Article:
¶ 16 In paragraphs 31 and 32 of that decision the Court indicates as follows: "In my view, the dictionary definitions of the word 'repeat' and 'repeated', from which the adverbial form 'repeatedly' is derived lead me to conclude that conduct which occurs more than once can, depending on the circumstances of the case, constitute 'repeated' conduct or conduct which is 'repeatedly' done and the section is met. In my view, it is unnecessary that there be a minimum of three events or communications. 'Repeatedly' obviously means more than once but not necessarily more than twice. While one instance of unwanted conduct can be sufficient to satisfy s. 264(2)(c) and (d), it will not be sufficient to satisfy s. 264(2)(b). More than one instance of unwanted conduct will be necessary to meet paragraph (b); however, in my view, there is not and should not be any minimum number of instances of unwanted conduct beyond this to trigger these subsections. Provided the conduct occurs more than once, in my view, the actus reus ["the act"] can be made out. It will be a question of fact for the trier in each case whether there has been repeated conduct. The approach is a contextual one. The trier will consider the conduct that is the subject of the charge against the background of the relationship and/or history between the complainant and accused. It is in this context that a determination will be made as to whether there has been repeated communication. On the facts of this case, it was clear that neither of the communications could be characterized as innocuous or accidental. In the context in which they were made, these two communications would be sufficient to constitute 'repeatedly' communicating as set out in s. 264(2)(b)."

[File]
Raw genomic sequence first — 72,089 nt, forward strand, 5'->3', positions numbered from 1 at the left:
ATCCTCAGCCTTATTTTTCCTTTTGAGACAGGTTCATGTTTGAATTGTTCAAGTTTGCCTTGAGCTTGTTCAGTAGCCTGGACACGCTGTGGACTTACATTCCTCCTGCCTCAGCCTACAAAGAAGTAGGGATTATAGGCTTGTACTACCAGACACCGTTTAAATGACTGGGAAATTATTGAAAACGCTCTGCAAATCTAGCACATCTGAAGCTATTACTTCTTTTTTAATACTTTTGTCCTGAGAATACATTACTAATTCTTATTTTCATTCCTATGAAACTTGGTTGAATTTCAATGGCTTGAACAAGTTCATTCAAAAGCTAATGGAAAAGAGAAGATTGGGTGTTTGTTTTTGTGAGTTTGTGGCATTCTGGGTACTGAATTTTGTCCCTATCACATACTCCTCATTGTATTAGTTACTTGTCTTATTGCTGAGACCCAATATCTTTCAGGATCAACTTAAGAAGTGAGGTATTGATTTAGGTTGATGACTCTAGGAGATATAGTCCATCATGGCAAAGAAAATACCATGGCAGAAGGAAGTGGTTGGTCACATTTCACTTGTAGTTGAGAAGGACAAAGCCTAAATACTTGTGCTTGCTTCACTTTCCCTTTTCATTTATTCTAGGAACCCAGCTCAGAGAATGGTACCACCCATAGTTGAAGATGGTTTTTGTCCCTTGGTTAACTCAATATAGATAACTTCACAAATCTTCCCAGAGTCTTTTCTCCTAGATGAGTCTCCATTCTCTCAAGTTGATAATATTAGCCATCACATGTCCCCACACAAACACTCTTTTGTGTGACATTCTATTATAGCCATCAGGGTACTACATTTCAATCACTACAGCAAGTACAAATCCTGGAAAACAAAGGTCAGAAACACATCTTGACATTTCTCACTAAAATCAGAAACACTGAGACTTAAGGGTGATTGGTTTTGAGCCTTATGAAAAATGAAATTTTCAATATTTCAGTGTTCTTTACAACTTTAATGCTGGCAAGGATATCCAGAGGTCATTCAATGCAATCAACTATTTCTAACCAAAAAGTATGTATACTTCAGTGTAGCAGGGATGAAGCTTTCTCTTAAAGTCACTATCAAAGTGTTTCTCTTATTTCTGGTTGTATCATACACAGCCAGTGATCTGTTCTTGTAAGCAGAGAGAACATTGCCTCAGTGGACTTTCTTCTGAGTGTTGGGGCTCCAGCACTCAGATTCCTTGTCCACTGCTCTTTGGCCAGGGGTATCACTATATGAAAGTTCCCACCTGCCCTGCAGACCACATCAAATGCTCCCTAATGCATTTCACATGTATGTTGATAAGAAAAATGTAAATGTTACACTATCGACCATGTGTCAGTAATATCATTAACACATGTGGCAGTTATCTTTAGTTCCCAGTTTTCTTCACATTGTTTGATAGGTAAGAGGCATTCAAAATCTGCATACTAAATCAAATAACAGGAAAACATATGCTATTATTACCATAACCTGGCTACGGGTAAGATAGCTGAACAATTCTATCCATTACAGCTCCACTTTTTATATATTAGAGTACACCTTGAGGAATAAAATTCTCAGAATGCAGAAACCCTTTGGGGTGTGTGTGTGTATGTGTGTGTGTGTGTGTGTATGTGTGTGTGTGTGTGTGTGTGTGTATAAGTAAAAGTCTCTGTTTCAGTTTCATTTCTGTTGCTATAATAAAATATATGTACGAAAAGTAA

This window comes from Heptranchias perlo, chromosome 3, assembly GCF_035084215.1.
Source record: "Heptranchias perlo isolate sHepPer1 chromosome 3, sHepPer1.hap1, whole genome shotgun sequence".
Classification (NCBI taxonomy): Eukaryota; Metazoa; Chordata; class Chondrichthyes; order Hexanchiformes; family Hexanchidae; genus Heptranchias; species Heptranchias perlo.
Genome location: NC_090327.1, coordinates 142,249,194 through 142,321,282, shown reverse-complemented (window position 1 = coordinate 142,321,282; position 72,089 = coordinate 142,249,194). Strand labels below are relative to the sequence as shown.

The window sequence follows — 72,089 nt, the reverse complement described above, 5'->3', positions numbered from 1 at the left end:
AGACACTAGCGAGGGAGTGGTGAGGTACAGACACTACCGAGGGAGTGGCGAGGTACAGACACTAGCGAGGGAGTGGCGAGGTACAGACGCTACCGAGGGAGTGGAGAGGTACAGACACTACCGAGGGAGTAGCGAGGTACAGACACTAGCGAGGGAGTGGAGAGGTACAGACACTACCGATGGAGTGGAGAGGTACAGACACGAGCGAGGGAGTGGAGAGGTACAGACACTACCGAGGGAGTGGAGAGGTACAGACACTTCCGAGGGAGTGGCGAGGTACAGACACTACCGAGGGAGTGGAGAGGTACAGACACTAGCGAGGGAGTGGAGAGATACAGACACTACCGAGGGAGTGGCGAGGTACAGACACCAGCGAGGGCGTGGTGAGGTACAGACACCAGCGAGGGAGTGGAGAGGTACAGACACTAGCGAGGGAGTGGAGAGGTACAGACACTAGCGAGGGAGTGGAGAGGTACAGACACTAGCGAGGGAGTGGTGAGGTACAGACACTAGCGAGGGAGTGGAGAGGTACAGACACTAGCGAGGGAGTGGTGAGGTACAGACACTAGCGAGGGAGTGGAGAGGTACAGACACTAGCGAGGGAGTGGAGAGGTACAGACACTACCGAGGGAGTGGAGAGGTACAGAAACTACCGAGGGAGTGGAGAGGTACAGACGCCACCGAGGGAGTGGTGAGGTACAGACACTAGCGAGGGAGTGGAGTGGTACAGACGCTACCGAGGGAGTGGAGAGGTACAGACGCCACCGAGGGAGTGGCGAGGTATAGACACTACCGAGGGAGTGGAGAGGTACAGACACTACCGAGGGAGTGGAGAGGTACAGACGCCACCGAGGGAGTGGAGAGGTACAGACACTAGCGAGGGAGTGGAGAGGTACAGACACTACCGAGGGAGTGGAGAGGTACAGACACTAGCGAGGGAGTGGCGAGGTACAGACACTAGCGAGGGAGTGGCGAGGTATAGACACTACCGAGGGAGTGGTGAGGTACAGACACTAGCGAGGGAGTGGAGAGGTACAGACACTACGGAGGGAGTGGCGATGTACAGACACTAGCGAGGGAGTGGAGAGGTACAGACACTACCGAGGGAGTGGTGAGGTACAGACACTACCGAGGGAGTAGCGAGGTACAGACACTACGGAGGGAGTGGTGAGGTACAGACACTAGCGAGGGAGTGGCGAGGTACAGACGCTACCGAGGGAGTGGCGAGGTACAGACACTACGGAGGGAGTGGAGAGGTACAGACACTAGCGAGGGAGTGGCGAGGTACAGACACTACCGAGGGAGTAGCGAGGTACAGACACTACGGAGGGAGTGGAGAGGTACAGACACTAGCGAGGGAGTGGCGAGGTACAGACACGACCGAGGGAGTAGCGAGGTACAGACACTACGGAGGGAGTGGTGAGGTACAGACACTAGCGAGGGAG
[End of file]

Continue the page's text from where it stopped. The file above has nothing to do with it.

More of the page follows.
¶ 17 Although it was not necessary to decide the specific facts in the Ohenhen case, the Court prior to coming to its ultimate conclusion cited with approval the case of R. v. Belcher which is reported at (1998) 50 O.T.C. 189. It is a decision of the Ontario Court (General Division). That particular case this involved the definition of "repeatedly following" and the definition of the word "repeatedly" was, in fact, in issue. At paragraph 22 of that decision, the Court of Appeal refers to what they characterize as "the thoughtful reasons of Eberhard J." and quote her with approval, in my view, when they say the following, quoting from Eberhard J.: "I am persuaded by a review of the authorities cited that Parliament and the Courts have each engaged in an effort to name as criminal conduct that conduct from which the community ought to be protected while avoiding the criminalization of similar conduct that does not represent the same peril or conduct which may be mistaken for or experienced as harassment but is in fact quite innocuous and well within the freedoms cherished in this society. As stated in LaFreniere, 'repeatedly' is clearly meant to define conduct that occurs more than once. This is not because the conduct presents less peril because it only occurs once. It is no comfort to a person being stalked that it is for the first time. It does not appear sensible, therefore, to interpret 'repeatedly' to require conduct occurring over and over again separated by any particular amount of time. Rather, I am persuaded the intended definition for the word 'repeatedly' in this context is its meaning that equates to persistently. When one assesses whether conduct falls within the definition of 'repeatedly,' one can guard against the criminalizing of innocuous behaviour by assessing the persistence of the behaviour, the context in which it is committed, and other factors that will assist in segregating criminal stalking from following a person in an annoying, irritating, perhaps even prolonged but not perilous manner."